The Akash-CWA agreement shows how the semiconductor industry is supposed to work under Bidenomics. In addition to the neutrality agreement, Akash Systems agreed to work with Jobs to Move America to develop a project labor agreement “to deliver benefits to the West Oakland community, including a workforce development plan encompassing recruitment and training of under-represented groups.” Andreas Cluver, Secretary Treasurer of the Alameda County Building Trades Council said, “Akash is delivering on the promise of the CHIPS Act by rebuilding strategically important industrial capacity and deliberately creating quality jobs, especially for historically underserved communities.”

While critics continue to question the price tag of the CHIPS Act investment, the agreements between Akash-CWA and with the West Oakland community show how the resurgence of the American semiconductor industry could result in real, tangible benefits to working people.



What to Read

  • In The New Republic, Timothy Noah writes about efforts to unionize Wells Fargo workers, and how they could represent new ground for the labor movement.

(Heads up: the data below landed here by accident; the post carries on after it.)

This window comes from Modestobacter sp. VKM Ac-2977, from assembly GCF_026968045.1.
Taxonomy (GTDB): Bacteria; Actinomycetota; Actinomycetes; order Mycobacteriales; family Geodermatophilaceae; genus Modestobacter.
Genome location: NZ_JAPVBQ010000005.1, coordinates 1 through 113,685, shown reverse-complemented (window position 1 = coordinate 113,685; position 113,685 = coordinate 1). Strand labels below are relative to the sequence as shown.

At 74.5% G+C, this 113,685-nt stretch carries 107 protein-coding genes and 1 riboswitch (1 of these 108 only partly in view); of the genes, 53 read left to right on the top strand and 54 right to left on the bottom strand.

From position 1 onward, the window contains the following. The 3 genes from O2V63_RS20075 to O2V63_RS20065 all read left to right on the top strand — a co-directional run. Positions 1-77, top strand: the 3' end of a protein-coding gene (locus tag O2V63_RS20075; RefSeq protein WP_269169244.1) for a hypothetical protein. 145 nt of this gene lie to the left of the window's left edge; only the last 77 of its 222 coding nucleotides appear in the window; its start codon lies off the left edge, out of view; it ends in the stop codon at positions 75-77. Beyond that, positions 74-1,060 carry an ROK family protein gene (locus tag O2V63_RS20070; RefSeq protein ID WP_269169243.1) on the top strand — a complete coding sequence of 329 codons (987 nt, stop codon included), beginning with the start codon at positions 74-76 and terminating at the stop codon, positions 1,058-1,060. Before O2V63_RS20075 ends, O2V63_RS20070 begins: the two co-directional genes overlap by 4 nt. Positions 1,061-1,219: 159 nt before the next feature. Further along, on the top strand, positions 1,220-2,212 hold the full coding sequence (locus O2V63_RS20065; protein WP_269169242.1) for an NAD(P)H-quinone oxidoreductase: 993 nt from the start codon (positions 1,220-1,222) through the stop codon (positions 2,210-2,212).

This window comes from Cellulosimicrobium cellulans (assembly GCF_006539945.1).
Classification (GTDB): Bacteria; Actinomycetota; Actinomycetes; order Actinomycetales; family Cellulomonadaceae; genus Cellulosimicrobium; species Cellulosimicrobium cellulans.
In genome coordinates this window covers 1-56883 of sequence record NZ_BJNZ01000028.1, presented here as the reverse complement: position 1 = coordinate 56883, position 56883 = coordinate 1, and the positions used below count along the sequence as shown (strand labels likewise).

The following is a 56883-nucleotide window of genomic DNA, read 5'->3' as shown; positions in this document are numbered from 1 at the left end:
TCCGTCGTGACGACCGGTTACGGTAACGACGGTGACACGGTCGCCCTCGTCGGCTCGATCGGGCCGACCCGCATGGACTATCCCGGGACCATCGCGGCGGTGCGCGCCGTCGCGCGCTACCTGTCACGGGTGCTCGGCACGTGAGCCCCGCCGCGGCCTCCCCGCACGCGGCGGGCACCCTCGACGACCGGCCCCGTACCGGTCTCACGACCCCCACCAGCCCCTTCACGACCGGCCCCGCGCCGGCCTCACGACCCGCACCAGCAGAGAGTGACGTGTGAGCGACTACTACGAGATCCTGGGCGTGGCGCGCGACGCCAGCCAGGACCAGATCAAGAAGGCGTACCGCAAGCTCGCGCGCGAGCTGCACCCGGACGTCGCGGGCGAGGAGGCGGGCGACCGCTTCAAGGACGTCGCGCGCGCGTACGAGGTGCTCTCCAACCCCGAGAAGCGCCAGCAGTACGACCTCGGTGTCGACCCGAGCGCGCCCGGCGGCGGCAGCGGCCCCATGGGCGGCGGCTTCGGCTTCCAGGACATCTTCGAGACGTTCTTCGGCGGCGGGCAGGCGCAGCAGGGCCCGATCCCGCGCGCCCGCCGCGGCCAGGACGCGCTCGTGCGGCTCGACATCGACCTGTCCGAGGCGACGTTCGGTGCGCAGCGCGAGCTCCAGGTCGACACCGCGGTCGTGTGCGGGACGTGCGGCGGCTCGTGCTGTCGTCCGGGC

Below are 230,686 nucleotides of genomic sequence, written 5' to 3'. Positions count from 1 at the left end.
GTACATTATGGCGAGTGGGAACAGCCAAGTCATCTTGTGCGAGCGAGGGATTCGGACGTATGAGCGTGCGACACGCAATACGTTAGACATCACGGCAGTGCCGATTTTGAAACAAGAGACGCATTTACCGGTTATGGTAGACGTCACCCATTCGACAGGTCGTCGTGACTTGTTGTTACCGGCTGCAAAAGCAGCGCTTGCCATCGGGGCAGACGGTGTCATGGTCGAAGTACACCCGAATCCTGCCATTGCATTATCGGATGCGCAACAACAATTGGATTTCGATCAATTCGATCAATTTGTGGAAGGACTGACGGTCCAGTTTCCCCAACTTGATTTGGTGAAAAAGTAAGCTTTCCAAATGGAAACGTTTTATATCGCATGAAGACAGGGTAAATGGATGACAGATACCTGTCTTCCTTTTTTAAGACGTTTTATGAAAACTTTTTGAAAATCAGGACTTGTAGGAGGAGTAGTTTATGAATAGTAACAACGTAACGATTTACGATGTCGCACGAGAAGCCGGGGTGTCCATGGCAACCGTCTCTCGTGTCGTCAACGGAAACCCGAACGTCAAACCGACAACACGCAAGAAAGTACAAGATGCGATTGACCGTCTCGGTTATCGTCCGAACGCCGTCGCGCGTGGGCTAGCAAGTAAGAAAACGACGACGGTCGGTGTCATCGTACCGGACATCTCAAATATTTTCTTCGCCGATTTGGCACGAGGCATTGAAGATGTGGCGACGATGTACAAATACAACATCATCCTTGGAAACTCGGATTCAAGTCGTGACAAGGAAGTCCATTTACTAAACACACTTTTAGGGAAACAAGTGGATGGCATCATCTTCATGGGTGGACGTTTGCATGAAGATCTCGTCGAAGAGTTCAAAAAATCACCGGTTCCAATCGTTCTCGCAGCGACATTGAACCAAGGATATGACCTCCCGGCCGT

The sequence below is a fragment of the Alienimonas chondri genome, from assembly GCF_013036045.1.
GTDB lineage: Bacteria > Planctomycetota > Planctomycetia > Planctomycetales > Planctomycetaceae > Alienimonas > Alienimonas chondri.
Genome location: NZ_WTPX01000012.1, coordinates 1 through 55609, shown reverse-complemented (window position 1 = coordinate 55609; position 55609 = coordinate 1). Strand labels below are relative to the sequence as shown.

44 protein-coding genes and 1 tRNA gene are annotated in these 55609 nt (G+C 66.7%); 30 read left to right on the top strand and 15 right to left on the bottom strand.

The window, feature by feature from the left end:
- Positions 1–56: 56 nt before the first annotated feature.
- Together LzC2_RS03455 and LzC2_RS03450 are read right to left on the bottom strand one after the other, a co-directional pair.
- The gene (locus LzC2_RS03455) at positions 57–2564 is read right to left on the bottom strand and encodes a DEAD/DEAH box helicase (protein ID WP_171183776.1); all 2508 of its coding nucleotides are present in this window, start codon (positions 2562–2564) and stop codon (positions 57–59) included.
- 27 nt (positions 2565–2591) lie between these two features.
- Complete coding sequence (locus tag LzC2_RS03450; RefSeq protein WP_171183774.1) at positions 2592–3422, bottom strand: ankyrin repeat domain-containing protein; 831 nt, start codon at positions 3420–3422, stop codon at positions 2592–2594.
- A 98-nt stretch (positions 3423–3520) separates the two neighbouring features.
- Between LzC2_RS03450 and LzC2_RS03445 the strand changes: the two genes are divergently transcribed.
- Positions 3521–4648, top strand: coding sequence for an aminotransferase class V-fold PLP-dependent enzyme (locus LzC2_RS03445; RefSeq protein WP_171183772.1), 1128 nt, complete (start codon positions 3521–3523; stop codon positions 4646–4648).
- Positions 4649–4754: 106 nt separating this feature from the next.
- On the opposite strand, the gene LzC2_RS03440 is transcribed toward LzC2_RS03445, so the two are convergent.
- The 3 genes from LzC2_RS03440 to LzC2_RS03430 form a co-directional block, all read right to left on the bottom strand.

• Janice Fine, Paul Engler, and Mark Engler write in the Boston Review about how “co-enforcement” could serve as a new model for expanding workers’ rights by linking social movement organizations and labor unions with the state.
  • In Phenomenal World, Advait Arun writes about the doom loop between climate change and the insurance industry, and how to break out of it.
  • In the wake of UAW’s historic victory, read this in-depth article in the Wall Street Journal about how the campaign succeeded, and John Nichols’s The Nation piece about what comes next.



Who Said It: JRB or FDR?

As you know by now, we close every week with a quote from either President Biden or FDR. If you guessed last week’s quote was from FDR, you were right! It came from FDR’s State of the Union in 1944, when he gave his famous “economic bill of rights” speech.

Now for this week’s quote:

“We honor every American worker who has sacrificed their own life or well-being; we stand with the unions that fight for them every day; and we recommit to protecting the fundamental right to a safe and healthy workplace.”